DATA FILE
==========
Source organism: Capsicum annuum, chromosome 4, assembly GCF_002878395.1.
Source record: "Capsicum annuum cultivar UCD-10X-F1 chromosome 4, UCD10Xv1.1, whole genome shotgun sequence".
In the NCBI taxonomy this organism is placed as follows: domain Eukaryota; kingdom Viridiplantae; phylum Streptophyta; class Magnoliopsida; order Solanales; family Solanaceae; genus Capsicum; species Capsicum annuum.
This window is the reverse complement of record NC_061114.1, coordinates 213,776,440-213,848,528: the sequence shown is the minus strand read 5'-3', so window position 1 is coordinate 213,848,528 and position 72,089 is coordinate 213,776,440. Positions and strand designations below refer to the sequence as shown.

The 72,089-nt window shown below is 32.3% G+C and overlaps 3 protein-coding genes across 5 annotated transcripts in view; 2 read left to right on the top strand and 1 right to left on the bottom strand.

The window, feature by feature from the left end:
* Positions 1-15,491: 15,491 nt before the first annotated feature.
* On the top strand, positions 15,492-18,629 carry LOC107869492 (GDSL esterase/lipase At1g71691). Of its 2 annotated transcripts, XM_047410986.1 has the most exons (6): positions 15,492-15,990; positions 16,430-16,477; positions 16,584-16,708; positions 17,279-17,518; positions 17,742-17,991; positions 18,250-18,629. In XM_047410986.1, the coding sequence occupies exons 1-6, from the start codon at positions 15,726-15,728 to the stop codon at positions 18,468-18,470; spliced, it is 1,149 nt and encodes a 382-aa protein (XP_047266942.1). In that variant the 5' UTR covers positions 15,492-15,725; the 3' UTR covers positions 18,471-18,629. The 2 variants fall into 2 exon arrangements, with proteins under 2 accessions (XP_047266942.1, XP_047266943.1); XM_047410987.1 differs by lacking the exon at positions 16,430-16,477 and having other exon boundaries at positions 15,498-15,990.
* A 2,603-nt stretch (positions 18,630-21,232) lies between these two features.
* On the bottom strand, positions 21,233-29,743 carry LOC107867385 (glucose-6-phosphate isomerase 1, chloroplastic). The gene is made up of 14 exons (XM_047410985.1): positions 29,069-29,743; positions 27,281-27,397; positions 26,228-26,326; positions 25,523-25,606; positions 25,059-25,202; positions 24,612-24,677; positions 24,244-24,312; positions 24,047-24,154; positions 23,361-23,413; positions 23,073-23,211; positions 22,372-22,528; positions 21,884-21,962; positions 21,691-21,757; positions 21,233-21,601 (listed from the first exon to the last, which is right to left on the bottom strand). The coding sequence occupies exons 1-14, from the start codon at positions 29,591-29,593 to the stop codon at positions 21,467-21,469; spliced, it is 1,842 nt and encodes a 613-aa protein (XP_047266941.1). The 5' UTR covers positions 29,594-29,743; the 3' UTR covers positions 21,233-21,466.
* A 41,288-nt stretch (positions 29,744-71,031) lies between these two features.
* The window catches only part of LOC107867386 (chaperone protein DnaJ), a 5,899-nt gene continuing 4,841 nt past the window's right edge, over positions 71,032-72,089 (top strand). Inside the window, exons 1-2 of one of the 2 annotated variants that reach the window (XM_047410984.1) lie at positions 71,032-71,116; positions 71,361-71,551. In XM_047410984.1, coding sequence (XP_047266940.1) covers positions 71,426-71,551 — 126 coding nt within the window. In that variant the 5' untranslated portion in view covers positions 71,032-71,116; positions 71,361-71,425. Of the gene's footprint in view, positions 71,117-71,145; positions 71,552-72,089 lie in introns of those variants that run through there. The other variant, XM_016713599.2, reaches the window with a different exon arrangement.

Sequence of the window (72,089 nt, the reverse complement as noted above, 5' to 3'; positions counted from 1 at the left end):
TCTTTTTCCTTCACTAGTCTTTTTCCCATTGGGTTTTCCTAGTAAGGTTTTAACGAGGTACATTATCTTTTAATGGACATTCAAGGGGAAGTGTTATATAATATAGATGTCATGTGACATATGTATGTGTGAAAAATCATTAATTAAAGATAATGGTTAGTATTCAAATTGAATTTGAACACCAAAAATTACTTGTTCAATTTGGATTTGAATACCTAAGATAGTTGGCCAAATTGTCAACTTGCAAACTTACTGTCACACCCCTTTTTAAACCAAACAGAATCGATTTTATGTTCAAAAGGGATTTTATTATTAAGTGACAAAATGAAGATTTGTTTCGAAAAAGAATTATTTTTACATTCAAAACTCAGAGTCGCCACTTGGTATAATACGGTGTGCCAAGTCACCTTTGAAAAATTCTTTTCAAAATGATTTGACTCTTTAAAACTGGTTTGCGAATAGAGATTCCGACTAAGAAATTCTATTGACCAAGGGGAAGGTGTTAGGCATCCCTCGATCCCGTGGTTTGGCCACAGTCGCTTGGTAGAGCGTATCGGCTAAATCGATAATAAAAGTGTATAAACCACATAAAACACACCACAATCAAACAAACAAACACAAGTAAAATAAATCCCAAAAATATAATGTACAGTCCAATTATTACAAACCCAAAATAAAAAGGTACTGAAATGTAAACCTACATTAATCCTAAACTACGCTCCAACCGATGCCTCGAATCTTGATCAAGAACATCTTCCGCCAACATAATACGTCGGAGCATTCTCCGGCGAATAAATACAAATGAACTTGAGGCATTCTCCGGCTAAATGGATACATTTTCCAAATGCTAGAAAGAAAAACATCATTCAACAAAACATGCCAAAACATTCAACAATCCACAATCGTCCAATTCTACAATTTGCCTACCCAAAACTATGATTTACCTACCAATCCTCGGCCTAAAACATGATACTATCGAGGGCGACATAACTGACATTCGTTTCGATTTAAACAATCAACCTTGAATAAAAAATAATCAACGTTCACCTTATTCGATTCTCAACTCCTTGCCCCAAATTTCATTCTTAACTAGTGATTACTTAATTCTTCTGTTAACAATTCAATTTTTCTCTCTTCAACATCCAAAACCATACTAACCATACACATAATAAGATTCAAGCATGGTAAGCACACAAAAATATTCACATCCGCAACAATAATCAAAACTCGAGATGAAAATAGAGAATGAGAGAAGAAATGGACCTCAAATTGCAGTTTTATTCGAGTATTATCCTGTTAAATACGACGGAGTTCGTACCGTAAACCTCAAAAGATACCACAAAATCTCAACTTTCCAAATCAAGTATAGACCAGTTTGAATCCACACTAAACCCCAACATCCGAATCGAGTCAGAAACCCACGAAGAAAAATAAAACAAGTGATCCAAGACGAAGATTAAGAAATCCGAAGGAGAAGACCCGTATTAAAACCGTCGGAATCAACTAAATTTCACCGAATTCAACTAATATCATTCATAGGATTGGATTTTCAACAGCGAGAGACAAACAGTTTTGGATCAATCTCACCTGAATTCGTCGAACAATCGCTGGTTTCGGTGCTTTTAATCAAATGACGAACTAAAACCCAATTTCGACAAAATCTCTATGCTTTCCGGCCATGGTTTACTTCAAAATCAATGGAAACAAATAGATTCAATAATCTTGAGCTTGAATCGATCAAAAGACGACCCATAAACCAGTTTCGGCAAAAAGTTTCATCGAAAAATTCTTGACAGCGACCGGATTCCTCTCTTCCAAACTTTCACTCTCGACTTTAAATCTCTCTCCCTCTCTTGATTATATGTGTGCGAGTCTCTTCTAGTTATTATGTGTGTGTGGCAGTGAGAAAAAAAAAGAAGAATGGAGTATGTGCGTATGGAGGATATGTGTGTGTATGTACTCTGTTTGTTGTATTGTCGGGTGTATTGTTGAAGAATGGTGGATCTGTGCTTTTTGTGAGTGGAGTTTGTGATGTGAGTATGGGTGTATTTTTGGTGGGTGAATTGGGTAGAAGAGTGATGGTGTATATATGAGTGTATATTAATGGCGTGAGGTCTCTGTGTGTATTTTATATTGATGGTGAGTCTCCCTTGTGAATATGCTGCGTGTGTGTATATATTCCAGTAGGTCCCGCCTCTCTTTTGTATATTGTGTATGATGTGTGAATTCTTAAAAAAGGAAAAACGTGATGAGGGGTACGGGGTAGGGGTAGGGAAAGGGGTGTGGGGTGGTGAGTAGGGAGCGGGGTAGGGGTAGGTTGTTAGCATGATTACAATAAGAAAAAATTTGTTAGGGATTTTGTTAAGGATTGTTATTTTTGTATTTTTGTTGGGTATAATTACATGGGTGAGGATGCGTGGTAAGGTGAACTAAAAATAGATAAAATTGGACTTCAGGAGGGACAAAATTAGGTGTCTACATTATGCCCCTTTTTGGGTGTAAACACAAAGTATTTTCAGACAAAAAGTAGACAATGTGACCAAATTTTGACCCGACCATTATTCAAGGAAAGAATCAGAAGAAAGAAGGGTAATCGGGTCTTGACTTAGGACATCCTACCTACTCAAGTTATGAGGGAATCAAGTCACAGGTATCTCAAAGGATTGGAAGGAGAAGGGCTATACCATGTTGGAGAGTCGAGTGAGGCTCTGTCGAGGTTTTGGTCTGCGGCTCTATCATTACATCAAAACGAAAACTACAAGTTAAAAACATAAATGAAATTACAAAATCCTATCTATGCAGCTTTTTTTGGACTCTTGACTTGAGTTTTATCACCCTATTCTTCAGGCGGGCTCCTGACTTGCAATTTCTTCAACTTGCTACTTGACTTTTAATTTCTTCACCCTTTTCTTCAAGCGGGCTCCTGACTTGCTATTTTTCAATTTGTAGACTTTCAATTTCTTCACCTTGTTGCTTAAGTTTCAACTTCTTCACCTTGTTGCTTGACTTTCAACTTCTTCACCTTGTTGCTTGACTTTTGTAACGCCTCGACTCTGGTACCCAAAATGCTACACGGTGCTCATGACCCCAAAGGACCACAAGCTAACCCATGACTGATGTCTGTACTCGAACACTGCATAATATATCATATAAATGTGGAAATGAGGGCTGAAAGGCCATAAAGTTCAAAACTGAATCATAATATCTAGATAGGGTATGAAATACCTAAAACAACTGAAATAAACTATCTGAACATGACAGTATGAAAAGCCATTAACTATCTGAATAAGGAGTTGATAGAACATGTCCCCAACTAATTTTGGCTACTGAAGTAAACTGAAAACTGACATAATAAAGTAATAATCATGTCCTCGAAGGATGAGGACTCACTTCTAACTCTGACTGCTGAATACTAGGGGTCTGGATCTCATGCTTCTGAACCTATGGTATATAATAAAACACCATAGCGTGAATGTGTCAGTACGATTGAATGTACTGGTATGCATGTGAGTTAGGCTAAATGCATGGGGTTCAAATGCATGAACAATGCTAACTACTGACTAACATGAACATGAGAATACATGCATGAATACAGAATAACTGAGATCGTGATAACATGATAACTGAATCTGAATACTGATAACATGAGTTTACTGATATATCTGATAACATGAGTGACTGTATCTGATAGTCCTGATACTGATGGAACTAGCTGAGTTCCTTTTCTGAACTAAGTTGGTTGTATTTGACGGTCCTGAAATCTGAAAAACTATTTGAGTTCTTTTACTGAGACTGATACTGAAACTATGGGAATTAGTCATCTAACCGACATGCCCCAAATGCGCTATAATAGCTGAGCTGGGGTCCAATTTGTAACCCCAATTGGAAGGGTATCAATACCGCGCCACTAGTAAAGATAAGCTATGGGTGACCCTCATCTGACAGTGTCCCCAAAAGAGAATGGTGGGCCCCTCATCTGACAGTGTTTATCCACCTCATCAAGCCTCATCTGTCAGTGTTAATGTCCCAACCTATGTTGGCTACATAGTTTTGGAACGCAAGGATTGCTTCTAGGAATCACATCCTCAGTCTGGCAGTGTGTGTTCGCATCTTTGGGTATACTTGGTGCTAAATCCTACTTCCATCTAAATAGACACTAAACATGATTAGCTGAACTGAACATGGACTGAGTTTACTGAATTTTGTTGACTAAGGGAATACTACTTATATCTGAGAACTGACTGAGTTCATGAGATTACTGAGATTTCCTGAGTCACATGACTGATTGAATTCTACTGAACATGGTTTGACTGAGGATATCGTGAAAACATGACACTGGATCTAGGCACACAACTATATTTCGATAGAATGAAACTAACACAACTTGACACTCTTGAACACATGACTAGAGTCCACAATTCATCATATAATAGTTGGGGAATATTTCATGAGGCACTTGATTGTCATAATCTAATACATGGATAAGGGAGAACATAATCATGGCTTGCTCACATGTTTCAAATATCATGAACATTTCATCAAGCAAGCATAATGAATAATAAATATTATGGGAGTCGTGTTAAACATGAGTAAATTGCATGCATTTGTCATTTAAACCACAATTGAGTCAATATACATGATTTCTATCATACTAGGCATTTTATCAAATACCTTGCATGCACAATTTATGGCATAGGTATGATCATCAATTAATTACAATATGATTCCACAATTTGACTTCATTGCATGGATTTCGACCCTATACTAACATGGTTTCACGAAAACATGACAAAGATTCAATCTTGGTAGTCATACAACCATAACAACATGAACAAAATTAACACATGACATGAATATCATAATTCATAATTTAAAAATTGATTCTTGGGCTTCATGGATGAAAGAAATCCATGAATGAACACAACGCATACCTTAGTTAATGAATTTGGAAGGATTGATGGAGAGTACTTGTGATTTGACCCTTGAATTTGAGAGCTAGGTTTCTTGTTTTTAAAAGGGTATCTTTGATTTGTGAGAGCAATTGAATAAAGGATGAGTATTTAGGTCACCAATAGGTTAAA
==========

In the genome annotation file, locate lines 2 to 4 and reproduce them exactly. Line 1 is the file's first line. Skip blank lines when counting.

Source record: "Capsicum annuum cultivar UCD-10X-F1 chromosome 4, UCD10Xv1.1, whole genome shotgun sequence".
In the NCBI taxonomy this organism is placed as follows: domain Eukaryota; kingdom Viridiplantae; phylum Streptophyta; class Magnoliopsida; order Solanales; family Solanaceae; genus Capsicum; species Capsicum annuum.
This window is the reverse complement of record NC_061114.1, coordinates 213,776,440-213,848,528: the sequence shown is the minus strand read 5'-3', so window position 1 is coordinate 213,848,528 and position 72,089 is coordinate 213,776,440. Positions and strand designations below refer to the sequence as shown.